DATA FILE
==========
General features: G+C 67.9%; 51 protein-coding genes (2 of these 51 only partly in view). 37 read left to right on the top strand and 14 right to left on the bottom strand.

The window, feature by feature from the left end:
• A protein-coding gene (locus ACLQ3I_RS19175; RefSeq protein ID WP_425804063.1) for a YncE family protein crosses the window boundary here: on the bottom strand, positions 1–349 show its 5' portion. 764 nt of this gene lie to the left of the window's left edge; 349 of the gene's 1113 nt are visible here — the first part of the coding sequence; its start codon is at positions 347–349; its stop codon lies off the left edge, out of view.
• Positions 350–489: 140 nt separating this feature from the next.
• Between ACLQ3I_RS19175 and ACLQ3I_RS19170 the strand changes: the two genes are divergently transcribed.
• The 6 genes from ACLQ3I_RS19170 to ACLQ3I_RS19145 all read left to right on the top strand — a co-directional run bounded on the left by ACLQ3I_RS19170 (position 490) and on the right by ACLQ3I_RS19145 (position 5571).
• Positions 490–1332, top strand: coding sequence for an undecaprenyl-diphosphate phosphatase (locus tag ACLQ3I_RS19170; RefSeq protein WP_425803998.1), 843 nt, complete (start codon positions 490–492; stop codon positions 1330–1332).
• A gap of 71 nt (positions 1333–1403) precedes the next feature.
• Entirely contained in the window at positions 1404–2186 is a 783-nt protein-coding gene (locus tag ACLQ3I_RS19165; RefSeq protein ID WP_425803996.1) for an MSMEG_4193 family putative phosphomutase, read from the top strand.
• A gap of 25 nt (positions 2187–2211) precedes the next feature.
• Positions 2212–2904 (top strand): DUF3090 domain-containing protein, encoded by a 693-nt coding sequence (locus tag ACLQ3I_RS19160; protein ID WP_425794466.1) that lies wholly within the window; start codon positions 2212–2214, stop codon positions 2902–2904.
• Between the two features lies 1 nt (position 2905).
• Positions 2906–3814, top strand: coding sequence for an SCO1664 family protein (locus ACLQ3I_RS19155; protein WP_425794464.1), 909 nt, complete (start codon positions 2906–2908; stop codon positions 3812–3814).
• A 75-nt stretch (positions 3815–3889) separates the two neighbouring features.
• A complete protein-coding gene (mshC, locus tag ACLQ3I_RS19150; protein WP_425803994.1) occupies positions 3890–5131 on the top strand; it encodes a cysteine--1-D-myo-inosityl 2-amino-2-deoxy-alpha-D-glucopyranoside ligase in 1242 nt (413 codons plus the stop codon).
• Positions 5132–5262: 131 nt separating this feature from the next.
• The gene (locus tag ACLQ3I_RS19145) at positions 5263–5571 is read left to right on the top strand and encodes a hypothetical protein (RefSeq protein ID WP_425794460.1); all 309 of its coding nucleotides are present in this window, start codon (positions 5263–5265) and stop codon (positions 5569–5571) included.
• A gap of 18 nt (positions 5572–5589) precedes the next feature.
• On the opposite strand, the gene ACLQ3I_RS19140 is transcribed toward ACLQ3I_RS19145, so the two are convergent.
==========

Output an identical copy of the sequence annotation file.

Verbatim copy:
General features: G+C 67.9%; 51 protein-coding genes (2 of these 51 only partly in view). 37 read left to right on the top strand and 14 right to left on the bottom strand.

The window, feature by feature from the left end:
• A protein-coding gene (locus ACLQ3I_RS19175; RefSeq protein ID WP_425804063.1) for a YncE family protein crosses the window boundary here: on the bottom strand, positions 1–349 show its 5' portion. 764 nt of this gene lie to the left of the window's left edge; 349 of the gene's 1113 nt are visible here — the first part of the coding sequence; its start codon is at positions 347–349; its stop codon lies off the left edge, out of view.
• Positions 350–489: 140 nt separating this feature from the next.
• Between ACLQ3I_RS19175 and ACLQ3I_RS19170 the strand changes: the two genes are divergently transcribed.
• The 6 genes from ACLQ3I_RS19170 to ACLQ3I_RS19145 all read left to right on the top strand — a co-directional run bounded on the left by ACLQ3I_RS19170 (position 490) and on the right by ACLQ3I_RS19145 (position 5571).
• Positions 490–1332, top strand: coding sequence for an undecaprenyl-diphosphate phosphatase (locus tag ACLQ3I_RS19170; RefSeq protein WP_425803998.1), 843 nt, complete (start codon positions 490–492; stop codon positions 1330–1332).
• A gap of 71 nt (positions 1333–1403) precedes the next feature.
• Entirely contained in the window at positions 1404–2186 is a 783-nt protein-coding gene (locus tag ACLQ3I_RS19165; RefSeq protein ID WP_425803996.1) for an MSMEG_4193 family putative phosphomutase, read from the top strand.
• A gap of 25 nt (positions 2187–2211) precedes the next feature.
• Positions 2212–2904 (top strand): DUF3090 domain-containing protein, encoded by a 693-nt coding sequence (locus tag ACLQ3I_RS19160; protein ID WP_425794466.1) that lies wholly within the window; start codon positions 2212–2214, stop codon positions 2902–2904.
• Between the two features lies 1 nt (position 2905).
• Positions 2906–3814, top strand: coding sequence for an SCO1664 family protein (locus ACLQ3I_RS19155; protein WP_425794464.1), 909 nt, complete (start codon positions 2906–2908; stop codon positions 3812–3814).
• A 75-nt stretch (positions 3815–3889) separates the two neighbouring features.
• A complete protein-coding gene (mshC, locus tag ACLQ3I_RS19150; protein WP_425803994.1) occupies positions 3890–5131 on the top strand; it encodes a cysteine--1-D-myo-inosityl 2-amino-2-deoxy-alpha-D-glucopyranoside ligase in 1242 nt (413 codons plus the stop codon).
• Positions 5132–5262: 131 nt separating this feature from the next.
• The gene (locus tag ACLQ3I_RS19145) at positions 5263–5571 is read left to right on the top strand and encodes a hypothetical protein (RefSeq protein ID WP_425794460.1); all 309 of its coding nucleotides are present in this window, start codon (positions 5263–5265) and stop codon (positions 5569–5571) included.
• A gap of 18 nt (positions 5572–5589) precedes the next feature.
• On the opposite strand, the gene ACLQ3I_RS19140 is transcribed toward ACLQ3I_RS19145, so the two are convergent.